Here, you may want to put your socks back on after this, ’cause it’s quite possible they’re going to get blown off.
I love getting visual at this part, and this is where the client can really start to see their branding, their business branding, their language, their colour, everything appear in front of them.
We’ll start creating a test development site at this stage where the client will be able to go back and reference as we’re building. So, this part of it is really important. Again, this is as important as all the other parts, and this is where every single part of this process, when it comes together, will create an absolutely amazing website for our clients.
After design, once brief sitemap, prototype design, where we’ve got visual, where we’ve put in the branding, and this is where the real nitty-gritty of the design comes into place. I’ve just said design about six times in a row, which isn’t any good. But once that’s signed off, we move straight onto the actual development and the coding of the site.
So, everything really goes quiet at this stage, and all the secret stuff happens in the backend. There’s symbols, there’s codes, there’s Matrix style screens. Let’s just say we spend quite a bit of time indoors at this stage. It’s a good stage. This is the real nitty-gritty stuff. This is the real magic in the backend. This is where we’ll make your site quick, we’ll make your site functional.
This is where we build the site based on all the previous steps. Coding traditionally, two to three weeks, maybe longer, depending on what’s happening. Before all of this, we’ve agreed on the content, the client has put together the content. At this stage, we shouldn’t be waiting for any client content, and that should all be done. Be it through a copywriter or through their marketing department, or us helping them put it together.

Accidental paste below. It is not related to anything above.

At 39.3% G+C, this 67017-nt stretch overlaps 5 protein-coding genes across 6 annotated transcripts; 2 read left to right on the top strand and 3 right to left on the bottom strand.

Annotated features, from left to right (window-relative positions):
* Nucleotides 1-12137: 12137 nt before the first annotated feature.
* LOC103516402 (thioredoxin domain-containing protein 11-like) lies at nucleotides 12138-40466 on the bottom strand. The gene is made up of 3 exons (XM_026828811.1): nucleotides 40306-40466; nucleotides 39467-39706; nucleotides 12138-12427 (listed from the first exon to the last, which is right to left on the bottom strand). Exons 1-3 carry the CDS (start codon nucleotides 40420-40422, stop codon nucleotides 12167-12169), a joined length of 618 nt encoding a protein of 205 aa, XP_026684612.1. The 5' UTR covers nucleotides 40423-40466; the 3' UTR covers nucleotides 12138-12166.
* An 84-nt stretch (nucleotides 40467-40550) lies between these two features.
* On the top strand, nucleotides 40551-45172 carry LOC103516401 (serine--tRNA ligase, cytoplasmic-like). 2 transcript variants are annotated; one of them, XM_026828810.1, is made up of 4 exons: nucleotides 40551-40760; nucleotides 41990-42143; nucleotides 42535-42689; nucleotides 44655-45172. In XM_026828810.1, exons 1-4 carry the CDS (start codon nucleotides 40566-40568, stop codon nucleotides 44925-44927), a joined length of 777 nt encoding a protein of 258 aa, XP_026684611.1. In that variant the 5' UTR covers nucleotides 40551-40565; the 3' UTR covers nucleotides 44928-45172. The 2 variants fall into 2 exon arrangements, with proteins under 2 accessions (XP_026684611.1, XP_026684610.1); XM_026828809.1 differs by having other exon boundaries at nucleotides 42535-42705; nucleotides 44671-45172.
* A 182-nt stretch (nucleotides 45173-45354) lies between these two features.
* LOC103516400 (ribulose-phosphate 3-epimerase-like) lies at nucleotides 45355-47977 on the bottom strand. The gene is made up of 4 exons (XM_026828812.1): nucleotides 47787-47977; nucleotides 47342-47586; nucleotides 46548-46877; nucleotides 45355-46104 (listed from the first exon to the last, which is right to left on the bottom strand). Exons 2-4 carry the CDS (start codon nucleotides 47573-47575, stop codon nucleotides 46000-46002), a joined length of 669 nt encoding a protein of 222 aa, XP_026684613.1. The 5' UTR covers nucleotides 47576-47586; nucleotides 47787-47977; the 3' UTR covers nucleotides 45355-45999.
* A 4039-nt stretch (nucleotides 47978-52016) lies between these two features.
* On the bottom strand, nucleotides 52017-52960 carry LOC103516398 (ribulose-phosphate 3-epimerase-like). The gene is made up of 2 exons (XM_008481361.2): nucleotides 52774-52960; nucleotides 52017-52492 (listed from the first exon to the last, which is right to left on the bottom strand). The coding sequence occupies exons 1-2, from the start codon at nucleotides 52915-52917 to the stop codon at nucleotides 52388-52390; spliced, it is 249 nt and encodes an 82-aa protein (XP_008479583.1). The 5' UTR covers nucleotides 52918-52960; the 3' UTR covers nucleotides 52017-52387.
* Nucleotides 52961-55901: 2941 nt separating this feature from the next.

Yeah, coding’s a very exciting time, because this is where all the magic really starts to come to the surface. Once that’s done, of course, we do our testing. Our testing is in conjunction with the launch of the site. Just before we’re going to go live with the site, we’ll go through a 22 point checklist of things we need to make sure are in place before we move across. At this stage, there’s a lot of stuff. Depending if we’re doing a full redevelopment of an old site, there’s a lot of stuff we need to take into consideration from an SEO perspective, redirects on old Google index pages.
Testing and Go Live!
We do our 22 point pre-flight check, and then launch it into cyberspace, so the rest of the world can visit it on computers, tablets, and smartphones. And definitely smartphones. Please ask your developer if they do mobile because if they don’t, again, run. Stick your Nikes on and shoot out the door, because every single site in the world should be optimised for mobile use. Tablets are definitely a dying breed when it comes to viewing websites, going by the data we have, but yeah, responsive sites are it.
That’s kind of it. After that of course we mandatory fireworks and we have party pies once the site goes live.
This is really where the fun begins, because once the site is up and running, there is a lot more to do.
The brief, where we put together the information, what’s going to be happening with it. This is where we uncover your dark secrets. The sitemap, this is where we build out the visual sitemap of what’s happening. Where the pages are, what pages are. Prototype, this is where we start building the pieces together and we start to see things happening and get a little bit visual. Design, boom, stunning, brand-driven design. This is where the colour, the imagery, the logo comes in. Obviously after that the coding, and then the launch, and of course, as I said before, when we’ve launched, we have fireworks and party pies.